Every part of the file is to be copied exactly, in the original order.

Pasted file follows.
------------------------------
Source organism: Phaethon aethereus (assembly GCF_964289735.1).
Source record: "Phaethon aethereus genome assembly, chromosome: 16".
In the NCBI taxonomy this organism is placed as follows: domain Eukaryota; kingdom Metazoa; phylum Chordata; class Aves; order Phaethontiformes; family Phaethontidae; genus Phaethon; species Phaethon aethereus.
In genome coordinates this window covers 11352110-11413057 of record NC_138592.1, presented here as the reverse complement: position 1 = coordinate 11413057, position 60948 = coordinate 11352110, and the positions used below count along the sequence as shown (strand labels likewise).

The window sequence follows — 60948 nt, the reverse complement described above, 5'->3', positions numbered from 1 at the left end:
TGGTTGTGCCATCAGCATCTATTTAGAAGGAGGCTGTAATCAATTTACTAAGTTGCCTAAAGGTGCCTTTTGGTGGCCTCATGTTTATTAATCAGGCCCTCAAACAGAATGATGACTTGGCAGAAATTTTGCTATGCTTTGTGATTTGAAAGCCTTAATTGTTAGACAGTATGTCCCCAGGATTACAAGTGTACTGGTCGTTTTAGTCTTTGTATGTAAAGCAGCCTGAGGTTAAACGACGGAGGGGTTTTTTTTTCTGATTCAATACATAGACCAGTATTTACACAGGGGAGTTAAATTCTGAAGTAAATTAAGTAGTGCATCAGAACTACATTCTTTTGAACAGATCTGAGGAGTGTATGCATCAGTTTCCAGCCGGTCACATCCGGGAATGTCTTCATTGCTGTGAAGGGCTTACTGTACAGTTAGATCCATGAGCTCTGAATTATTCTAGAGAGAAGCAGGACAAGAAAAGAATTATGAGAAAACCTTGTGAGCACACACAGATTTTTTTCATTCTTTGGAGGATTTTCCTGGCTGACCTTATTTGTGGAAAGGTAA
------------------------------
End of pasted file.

Source organism: Phaethon aethereus (assembly GCF_964289735.1).
Source record: "Phaethon aethereus genome assembly, chromosome: 16".
In the NCBI taxonomy this organism is placed as follows: domain Eukaryota; kingdom Metazoa; phylum Chordata; class Aves; order Phaethontiformes; family Phaethontidae; genus Phaethon; species Phaethon aethereus.
In genome coordinates this window covers 11352110-11413057 of record NC_138592.1, presented here as the reverse complement: position 1 = coordinate 11413057, position 60948 = coordinate 11352110, and the positions used below count along the sequence as shown (strand labels likewise).

The window sequence follows — 60948 nt, the reverse complement described above, 5'->3', positions numbered from 1 at the left end:
TGGTTGTGCCATCAGCATCTATTTAGAAGGAGGCTGTAATCAATTTACTAAGTTGCCTAAAGGTGCCTTTTGGTGGCCTCATGTTTATTAATCAGGCCCTCAAACAGAATGATGACTTGGCAGAAATTTTGCTATGCTTTGTGATTTGAAAGCCTTAATTGTTAGACAGTATGTCCCCAGGATTACAAGTGTACTGGTCGTTTTAGTCTTTGTATGTAAAGCAGCCTGAGGTTAAACGACGGAGGGGTTTTTTTTTCTGATTCAATACATAGACCAGTATTTACACAGGGGAGTTAAATTCTGAAGTAAATTAAGTAGTGCATCAGAACTACATTCTTTTGAACAGATCTGAGGAGTGTATGCATCAGTTTCCAGCCGGTCACATCCGGGAATGTCTTCATTGCTGTGAAGGGCTTACTGTACAGTTAGATCCATGAGCTCTGAATTATTCTAGAGAGAAGCAGGACAAGAAAAGAATTATGAGAAAACCTTGTGAGCACACACAGATTTTTTTCATTCTTTGGAGGATTTTCCTGGCTGACCTTATTTGTGGAAAGGTAA